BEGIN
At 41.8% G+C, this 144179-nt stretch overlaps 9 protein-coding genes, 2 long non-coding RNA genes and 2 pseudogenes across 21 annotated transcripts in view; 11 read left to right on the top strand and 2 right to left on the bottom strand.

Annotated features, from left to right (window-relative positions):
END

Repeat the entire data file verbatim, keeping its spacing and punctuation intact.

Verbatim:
At 41.8% G+C, this 144179-nt stretch overlaps 9 protein-coding genes, 2 long non-coding RNA genes and 2 pseudogenes across 21 annotated transcripts in view; 11 read left to right on the top strand and 2 right to left on the bottom strand.

Annotated features, from left to right (window-relative positions):